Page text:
Grabbing Audience Favourite at the Sundance Film Festival, Smoke Signals was written, directed and acted by Indigenous creators. Director Chris Eyre captures the experience of living in the late 90s, through Thomas’ (Evan Adams) love of storytelling.
Adam Beach stars as Victor Joseph, a young man who has been estranged from his father for more than a decade. He lives on the Coeur d’Alene Indian Reservation in Idaho – ostensibly the middle of nowhere.
But life for Victor Joseph is anything but empty. A handsome, strapping guy, he is sullen, silent and angry over his dad’s desertion of the family. The father, Arnold (Gary Farmer, Dead Man), was a good-hearted but moody drunk. When his wife, Arlene (Tantoo Cardinal), couldn’t take the booze and the beatings anymore, Arnold climbed into his pickup truck and drove away forever.
Years before Arnold’s departure, a fire swept through the house of Victor’s friend Thomas when an all-night party left most of the reservation – including Arnold – falling-down drunk. Arnold saved young Thomas, but the boy’s parents died, and since then Thomas has become the reservation outcast of sorts, grinning, bespectacled, socially inept, but with a mystical gift for telling wildly improbable stories, some of them true, to anyone who will listen.
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A delightfully lighthearted look at the Indigenous psyche with expected moments of tugging sadness. Unpretentious, funny and soulful, Eyre created a standout first feature.
Smoke Signals was a seminal film for the Victoria Film Festival. It opened our mind to the community need and gave us a direction in which to strive. It is fitting that we now celebrate in our 25th year this wonderful film. Join us as we bring you another opportunity to see this mind-opening tale on the big screen. The film screens at 6:30 PM followed by a conversation with some of Smoke Signals’ principals. Richard Crouse of CTV’s Pop Life hosts.
CHRIS EYRE, the nation’s most celebrated Native American film director, was born in Oregon. A member of the Cheyenne and Arapaho Tribes of Oklahoma, he gained national attention in 1998 with the movie Smoke Signals, winning the Sundance Film Festival Filmmakers Trophy and the Audience Award. The Film also took Best Film honours at the American Indian Film Festival. He is a director and producer, also known for Edge of America (2003) and Skins (2002), and was honoured with the HatcH Native Spirit Award for his achievements in filmmaking. Chris Eyre was appointed as chairman of the film department at the Santa Fe University of Art and Design as of January 2012.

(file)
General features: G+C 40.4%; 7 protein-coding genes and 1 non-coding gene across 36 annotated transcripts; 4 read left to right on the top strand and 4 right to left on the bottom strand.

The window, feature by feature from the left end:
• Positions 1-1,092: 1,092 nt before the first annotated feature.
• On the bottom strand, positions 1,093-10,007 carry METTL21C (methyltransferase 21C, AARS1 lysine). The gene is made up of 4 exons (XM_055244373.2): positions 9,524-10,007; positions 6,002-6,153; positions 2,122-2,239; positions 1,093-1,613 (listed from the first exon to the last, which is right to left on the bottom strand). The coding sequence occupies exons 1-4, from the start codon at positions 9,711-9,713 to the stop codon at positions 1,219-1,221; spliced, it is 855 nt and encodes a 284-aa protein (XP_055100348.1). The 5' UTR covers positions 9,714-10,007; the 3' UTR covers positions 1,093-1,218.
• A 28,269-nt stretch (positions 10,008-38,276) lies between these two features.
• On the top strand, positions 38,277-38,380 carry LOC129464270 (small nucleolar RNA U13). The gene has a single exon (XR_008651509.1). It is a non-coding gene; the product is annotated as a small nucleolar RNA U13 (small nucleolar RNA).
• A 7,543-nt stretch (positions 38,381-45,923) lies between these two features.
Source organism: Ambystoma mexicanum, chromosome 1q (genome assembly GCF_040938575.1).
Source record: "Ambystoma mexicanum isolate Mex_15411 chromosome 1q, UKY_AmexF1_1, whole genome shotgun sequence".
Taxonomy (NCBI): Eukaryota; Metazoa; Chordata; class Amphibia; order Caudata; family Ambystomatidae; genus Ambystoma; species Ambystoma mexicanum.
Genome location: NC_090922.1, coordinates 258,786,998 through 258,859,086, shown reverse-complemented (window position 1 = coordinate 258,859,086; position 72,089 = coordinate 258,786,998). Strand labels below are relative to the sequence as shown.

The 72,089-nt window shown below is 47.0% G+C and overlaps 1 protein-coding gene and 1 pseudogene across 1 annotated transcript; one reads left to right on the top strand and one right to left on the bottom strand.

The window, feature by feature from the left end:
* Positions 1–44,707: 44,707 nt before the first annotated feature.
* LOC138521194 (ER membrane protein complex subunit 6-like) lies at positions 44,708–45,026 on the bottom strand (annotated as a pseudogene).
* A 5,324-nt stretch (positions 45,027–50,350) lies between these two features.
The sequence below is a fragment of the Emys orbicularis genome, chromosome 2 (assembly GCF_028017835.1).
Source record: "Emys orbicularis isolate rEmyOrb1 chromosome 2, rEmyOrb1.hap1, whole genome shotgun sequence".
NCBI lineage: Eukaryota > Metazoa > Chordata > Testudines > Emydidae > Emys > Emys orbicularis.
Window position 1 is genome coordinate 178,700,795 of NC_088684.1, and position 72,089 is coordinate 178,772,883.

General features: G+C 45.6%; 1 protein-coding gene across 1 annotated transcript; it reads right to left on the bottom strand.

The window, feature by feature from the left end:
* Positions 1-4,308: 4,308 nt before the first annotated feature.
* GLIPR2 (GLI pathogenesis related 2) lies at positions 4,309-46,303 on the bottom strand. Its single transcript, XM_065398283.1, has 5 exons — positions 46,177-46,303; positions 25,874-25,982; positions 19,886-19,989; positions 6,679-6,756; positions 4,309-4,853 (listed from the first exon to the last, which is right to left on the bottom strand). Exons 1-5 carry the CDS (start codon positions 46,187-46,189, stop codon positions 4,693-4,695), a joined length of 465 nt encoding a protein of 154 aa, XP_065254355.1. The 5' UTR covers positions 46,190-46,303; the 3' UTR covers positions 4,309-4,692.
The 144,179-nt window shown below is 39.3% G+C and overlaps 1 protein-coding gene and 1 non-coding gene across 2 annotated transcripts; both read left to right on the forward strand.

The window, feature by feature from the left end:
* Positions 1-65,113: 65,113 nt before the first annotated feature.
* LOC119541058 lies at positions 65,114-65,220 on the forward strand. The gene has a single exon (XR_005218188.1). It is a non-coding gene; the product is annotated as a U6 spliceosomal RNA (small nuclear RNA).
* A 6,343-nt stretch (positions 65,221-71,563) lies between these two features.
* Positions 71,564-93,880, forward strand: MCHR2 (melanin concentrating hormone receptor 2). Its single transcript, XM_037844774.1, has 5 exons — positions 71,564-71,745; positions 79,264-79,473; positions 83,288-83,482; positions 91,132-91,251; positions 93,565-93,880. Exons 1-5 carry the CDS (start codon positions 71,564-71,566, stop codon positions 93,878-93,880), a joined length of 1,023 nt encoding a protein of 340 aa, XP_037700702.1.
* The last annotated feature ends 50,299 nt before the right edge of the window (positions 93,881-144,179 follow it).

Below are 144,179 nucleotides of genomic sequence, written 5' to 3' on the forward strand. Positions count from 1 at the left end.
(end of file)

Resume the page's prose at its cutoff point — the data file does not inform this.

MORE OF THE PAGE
EVAN ADAMS is from Tla’amin Nation, near the town of Powell River, B.C. He has starred in the Emmy-winning TV-movie Lost in the Barrens and its nominated sequel Curse of the Viking Grave, and numerous episodics like The Beachcombers and Black Stallion. Evan stars as Thomas Builds-The-Fire in Smoke Signals, written by Sherman Alexie. He won Best Actor awards from the American Indian Film Festival, and from First Americans in the Arts, and a 1999 Independent Spirit Award for Best Debut Performance. He continues to work on intermittent, high-profile projects, and is also a medical doctor in Vancouver, Canada.
TANTOO CARDINAL is arguably the most widely recognized Indigenous actress of her generation. Tantoo has appeared in numerous plays, television programs, and films, including Legends of the Fall, Dances With Wolves, Black Robe, Loyalties, Luna, Spirit of the Whale, Unnatural & Accidental, Marie-Anne, Sioux City, Silent Tongue, Mothers and Daughters and Smoke Signals. Recent work includes the films Eden, Maina, Angelique’s Isle and Falls Around Her (the latter two both playing at VFF 2019).
For her filmmaking contributions to the First Nations artistic community, Cardinal won the Eagle Spirit Award. She has also been honoured with the Macleans’ magazine Honour Roll as Actress of the Year; the Outstanding Achievement Award from Toronto Women in Film and Television; an International Women in Film Award for her lasting contribution to the arts, and induction to the CBC/Playback Hall of Fame. Cardinal is a Member of the Order of Canada, recognizing her contributions to the growth and development of Indigenous performing arts in Canada.
RICHARD CROUSE is the host of the CTV talk show Pop Life, and the regular lm critic for the 24 hour news source CTV’s News Channel and CP24. He is also the author of nine books on pop culture history including Who Wrote the Book of Love, the best-selling The 100 Best Movies You’ve Never Seen, and its sequel. Crouse was the host of Reel to Real, Canada’s longest running television show about movies, from 1998 to 2008 and is a frequent guest on many national Canadian radio and television shows.